▲ Student passing by the kiosk piled up with newspaper and magazines. Photographed by Kwon Byoung Mok
Recently a major controversy was aroused at Yonsei University (YU), as its weekly newspaper, The Yonsei Chunchu, published a special edition with a blank front page, in protest against a budget cut made by the school authorities. Recently, with all the other administrational departments. Korea University’s (KU) press, which is funded by the school, has been notified a ten percent budget cut, driving journalism within our campus into a corner.
Until now, the annual subscription fee for the Yonsei Chunchu and the Yonsei Annals was included as part of the school tuition fee which was to be paid mandatorily by students. However, last August, the Ministry of Education, Science, and Technology (MEST) enabled the school to separate the subscription fees into “miscellaneous costs.” As a result, only 17.9 percent of the students on the YU Seoul campus decided to pay the fee. Eventually, the school administration had to cut 30 percent off of the Yonsei Chunchu’s and the Yonsei Annals’ total annual budget bringing down the total fee from 733 million won to 500 million won. Concerning the situation, it seems to have been inevitable for the Yonsei Chunchu to publish a blank front page, as a means of protest.
Similarly, at KU, there was a financial cut for KU’s presses, limited to those that are maintained by the school administration’s funding, which include KUBS(Korea University Broadcasting Station), KUTV (Korea University Television System), and KUKEY (Korea University Weekly). They have been requested by the school to submit a budget plan taking into consideration a ten percent budget cut from their financial aid. According to Park Jung Gi, the head of the finance department, “We have notified the school in an early notice that there would be a budget cut. It became difficult to maintain financial support for the press because of the tightened school budget which came along with the inflation of prices.”
Besides the school-run press, a major crisis is struck on the student-run presses as well that are not given full financial support from the school, such as the Kodaemunhwa, the Suksoon, The Hoans, Queer Guide, the anti-sexual violence group, and KUTV.(Refer to Table1)Such autonomous presses are not funded by the school fee but rather by the student fee and advertising revenues. Moreover, compared to the school-run press, the student-run presses have a small amount of readers, mainly due to the relatively limited range of content. Thus, if the school administration were to make it optional for students to pay for these student-run presses, there would be a drastic fall in their total budget and in the worst case scenario, would eventually lead to the cease of such publications.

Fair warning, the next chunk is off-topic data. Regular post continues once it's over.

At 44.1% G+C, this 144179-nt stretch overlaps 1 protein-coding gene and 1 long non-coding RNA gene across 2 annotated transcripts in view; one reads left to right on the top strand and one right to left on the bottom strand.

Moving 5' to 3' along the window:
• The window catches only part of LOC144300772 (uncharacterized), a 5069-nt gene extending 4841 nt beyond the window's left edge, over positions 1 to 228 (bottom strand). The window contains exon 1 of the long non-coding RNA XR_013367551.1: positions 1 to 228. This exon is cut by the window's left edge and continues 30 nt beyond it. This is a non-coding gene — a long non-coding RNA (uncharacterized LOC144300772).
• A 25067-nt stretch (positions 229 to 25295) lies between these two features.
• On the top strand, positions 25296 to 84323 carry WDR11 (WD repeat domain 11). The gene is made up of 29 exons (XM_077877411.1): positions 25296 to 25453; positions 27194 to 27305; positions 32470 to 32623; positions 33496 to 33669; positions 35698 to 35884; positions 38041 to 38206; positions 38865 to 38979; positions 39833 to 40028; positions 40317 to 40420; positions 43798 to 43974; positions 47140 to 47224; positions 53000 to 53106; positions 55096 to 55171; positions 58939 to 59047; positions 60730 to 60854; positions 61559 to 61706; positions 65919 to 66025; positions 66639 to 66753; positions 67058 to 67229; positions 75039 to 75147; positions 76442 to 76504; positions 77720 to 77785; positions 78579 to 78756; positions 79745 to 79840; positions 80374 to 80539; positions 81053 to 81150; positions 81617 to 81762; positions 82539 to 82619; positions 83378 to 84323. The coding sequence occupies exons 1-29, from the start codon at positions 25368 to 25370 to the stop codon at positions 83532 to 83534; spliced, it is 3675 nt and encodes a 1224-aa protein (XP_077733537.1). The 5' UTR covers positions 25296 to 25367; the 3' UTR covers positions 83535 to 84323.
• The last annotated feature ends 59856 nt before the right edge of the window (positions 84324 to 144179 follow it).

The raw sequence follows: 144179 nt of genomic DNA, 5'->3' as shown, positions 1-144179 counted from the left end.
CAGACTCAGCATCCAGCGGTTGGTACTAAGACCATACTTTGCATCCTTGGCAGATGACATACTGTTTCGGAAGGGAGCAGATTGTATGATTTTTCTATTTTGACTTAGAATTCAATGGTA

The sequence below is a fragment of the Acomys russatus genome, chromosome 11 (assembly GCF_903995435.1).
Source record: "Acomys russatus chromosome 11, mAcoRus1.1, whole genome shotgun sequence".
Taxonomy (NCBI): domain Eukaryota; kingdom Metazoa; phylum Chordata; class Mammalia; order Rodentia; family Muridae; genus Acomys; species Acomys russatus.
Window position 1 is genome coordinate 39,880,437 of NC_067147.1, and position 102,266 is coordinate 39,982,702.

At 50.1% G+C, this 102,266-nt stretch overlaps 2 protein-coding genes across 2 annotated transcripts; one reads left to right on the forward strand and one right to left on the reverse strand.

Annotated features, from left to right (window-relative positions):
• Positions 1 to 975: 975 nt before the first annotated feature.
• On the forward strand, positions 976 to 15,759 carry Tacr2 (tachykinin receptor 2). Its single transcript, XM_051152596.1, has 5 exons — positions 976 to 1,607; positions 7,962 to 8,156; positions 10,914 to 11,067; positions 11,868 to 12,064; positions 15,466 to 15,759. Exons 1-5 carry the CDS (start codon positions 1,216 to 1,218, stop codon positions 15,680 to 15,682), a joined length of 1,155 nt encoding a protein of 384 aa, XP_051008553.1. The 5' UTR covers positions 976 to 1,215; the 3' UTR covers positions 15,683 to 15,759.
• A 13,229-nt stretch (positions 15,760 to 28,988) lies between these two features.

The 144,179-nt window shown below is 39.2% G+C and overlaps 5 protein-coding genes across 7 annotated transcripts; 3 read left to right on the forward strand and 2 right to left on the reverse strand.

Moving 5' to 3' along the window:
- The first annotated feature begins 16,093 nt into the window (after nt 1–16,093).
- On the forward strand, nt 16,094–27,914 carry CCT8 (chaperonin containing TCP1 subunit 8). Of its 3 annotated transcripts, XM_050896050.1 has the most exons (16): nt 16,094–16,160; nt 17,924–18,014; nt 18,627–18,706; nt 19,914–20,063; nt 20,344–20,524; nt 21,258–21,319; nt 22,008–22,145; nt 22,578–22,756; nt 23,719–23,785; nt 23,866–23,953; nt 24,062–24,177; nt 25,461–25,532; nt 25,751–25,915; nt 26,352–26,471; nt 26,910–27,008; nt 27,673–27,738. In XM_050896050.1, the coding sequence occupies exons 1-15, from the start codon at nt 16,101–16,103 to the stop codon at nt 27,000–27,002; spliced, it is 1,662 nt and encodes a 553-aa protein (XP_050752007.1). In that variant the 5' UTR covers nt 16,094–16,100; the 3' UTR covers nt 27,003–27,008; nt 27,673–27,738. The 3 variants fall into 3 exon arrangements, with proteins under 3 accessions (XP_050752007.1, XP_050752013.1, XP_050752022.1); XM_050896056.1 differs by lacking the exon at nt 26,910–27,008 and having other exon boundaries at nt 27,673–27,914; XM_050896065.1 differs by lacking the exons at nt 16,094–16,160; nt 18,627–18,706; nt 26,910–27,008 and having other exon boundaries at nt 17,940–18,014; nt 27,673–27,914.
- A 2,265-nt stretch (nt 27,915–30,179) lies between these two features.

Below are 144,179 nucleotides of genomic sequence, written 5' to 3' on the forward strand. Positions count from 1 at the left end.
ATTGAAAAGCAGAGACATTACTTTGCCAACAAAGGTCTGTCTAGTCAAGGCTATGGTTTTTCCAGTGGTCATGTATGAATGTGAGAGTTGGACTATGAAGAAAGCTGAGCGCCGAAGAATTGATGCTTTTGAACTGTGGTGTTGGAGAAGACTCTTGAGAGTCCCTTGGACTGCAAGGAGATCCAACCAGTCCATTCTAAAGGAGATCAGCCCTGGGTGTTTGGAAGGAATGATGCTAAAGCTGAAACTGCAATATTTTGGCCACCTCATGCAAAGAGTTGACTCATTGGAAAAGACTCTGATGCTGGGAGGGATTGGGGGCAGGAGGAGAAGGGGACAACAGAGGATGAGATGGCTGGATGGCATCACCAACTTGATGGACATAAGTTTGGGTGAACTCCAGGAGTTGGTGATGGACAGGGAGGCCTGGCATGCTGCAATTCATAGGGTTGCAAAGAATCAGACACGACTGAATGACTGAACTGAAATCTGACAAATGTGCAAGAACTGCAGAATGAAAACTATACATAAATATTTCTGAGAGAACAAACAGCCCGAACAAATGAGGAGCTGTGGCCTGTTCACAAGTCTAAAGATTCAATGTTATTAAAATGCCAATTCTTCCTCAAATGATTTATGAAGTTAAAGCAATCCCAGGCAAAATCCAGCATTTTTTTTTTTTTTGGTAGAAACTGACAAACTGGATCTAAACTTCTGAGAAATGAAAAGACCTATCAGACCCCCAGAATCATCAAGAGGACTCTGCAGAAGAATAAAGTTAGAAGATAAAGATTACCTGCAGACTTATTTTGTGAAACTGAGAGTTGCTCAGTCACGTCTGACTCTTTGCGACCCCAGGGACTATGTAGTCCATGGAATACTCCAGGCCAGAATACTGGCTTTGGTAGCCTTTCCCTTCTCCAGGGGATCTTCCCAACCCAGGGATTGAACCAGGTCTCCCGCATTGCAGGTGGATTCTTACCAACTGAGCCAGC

Until now, the student-run presses were able to survive because their subscription fees were bound to the student council fee which students are not obligated to pay for but are quite willing to. Within the total of 11,000 won students pay for this combined fee, 8,000 won is given to the student council and the rest is allocated to the school press. However, because both fees are tied up together, students who prefer to pay only for the student council are expressing their complaints. They argue for the school to separate these two fees. “I am willing to pay for the student council but I am not so sure of paying for the student-run presses. I do not even know what presses I am paying for,” cynically commented a senior student who wished to remain anonymous. It seems that many students desire the separation of the fee for the student council and student-run presses.
Making it optional for students whether they will subscribe to school newspapers and magazines is a risky move to take since cutting down the already low budget will eventually lead to the degradation of the contents’ quality and possibly the end of its publishing. “Cutting the school media’s budget would cut the primary voice of the students, and obviously the significant news source on campus. College students should realize that it is also their own duty to help protect the dignity of school media,” said Han Jung Kyu (’12, Media and Communications).
The media crisis within the campus is no longer an issue students should sit back and watch because it implies that the universities are neglecting the true values they must teach to students. Universities have been required to be a place of true learning rather than where capitalistic values are reinforced by emphasizing the survival of the fittest. Looking at the huge pile of newspapers and magazines stacked on the kiosks waiting for the students’ attention, it is hard not to feel the feeling of bitterness.